Most of the 1,000 immigrants allowed in to Britain from the Sangatte Red Cross center are now jobless
Four fifths have claimed Job Seekers' allowance at some time since entering the UK in December 2002 as part of a deal with France to shut the hostel. A third has never been in work.
The group, mainly young men from northern Iraq and Afghanistan, were invited to Britain by David Blunkett when he was home secretary. He promised they would work and pay taxes.
"We will ensure that those who might have reached Britain clandestinely will not be subject to continuing support from the British taxpayer." he said, announcing the Sangatte deal to MPs. The men were treated as economic migrants rather than refugees and were granted free accommodation, English lessons, training and help with finding employment.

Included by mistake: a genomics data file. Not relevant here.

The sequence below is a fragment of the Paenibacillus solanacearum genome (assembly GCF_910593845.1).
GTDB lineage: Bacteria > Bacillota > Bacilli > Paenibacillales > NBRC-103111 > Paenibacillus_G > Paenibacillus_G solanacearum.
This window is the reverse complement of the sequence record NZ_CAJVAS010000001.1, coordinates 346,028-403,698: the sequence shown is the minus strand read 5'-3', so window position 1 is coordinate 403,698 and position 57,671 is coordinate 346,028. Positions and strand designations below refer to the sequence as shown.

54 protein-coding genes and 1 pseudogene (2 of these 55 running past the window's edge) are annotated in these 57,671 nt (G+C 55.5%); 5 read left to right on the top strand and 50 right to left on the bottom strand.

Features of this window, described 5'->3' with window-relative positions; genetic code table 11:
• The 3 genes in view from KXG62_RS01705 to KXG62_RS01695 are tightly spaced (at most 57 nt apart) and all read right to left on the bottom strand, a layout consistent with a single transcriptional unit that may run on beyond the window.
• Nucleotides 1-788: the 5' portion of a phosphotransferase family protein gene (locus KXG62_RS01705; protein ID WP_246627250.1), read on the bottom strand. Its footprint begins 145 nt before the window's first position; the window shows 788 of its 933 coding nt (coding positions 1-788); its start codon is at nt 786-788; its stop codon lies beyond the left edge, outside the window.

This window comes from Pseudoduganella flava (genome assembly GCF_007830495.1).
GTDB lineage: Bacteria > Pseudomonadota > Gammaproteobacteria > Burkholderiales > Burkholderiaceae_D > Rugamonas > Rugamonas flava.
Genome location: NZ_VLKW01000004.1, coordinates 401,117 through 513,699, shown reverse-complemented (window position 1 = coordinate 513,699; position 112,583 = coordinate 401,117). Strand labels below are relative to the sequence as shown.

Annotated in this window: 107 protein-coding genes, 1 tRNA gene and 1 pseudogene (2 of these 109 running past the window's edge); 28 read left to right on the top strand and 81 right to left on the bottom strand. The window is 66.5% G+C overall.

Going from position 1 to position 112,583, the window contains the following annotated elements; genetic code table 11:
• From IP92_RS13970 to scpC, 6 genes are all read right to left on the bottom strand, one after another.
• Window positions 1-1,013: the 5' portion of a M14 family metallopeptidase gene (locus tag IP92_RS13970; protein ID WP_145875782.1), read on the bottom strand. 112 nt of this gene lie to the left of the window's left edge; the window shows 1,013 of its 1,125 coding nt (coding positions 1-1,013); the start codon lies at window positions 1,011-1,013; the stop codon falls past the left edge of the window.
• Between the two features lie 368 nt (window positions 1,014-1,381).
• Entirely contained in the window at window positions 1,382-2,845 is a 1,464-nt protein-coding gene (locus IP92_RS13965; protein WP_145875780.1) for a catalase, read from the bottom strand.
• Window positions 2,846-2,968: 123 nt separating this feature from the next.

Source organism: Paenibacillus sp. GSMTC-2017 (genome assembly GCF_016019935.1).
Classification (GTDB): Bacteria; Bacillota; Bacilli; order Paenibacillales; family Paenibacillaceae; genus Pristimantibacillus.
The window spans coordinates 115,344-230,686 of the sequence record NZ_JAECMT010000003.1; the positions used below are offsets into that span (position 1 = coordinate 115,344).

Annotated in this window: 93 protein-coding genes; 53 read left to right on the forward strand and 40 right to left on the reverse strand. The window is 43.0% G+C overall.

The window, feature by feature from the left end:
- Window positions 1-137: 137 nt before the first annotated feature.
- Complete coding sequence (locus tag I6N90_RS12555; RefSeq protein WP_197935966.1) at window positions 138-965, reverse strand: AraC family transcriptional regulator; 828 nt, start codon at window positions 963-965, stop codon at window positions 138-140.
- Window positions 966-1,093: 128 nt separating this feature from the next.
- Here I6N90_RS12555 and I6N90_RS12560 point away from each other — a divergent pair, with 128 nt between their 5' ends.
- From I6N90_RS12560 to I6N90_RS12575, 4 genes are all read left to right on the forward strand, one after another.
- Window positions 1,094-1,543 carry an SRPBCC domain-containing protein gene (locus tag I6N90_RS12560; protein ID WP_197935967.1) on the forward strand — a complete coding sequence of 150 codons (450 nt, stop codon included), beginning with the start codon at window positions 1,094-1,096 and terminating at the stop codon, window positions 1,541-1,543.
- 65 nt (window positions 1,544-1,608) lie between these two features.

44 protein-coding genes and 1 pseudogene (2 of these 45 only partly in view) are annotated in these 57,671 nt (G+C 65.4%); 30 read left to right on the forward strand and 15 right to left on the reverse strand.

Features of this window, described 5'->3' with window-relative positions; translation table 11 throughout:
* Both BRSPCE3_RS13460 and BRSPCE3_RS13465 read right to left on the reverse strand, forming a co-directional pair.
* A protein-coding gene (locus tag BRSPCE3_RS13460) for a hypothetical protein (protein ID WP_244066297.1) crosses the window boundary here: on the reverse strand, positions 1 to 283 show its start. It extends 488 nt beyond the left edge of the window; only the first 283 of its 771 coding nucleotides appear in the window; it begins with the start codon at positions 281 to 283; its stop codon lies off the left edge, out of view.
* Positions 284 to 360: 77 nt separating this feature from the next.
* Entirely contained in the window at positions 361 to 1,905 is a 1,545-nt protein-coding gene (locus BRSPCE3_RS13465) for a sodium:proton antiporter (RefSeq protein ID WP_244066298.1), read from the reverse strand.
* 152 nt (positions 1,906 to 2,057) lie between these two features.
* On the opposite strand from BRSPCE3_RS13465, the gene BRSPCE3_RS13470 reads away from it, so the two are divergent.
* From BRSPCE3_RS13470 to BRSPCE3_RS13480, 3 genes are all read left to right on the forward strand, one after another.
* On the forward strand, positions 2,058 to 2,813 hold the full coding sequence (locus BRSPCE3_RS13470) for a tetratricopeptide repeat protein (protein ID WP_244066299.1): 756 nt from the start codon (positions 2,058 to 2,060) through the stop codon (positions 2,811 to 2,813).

Yet according to figures obtained from the Department for Work and Pensions, only 42 per cent were known to be in work at the most recent count, in April. Up to 25 per cent were on benefits. The rest had disappeared.
They may have melted into the black economy, in which case they are paying no taxes. A very small number may have left the country of their own accord. Last week the men's four-year permits to live here expired, although most are expected to get extensions. None is likely to be sent home.
Blunkett reaches deal to shut Sangatte camp
New immigrants' wages falling behind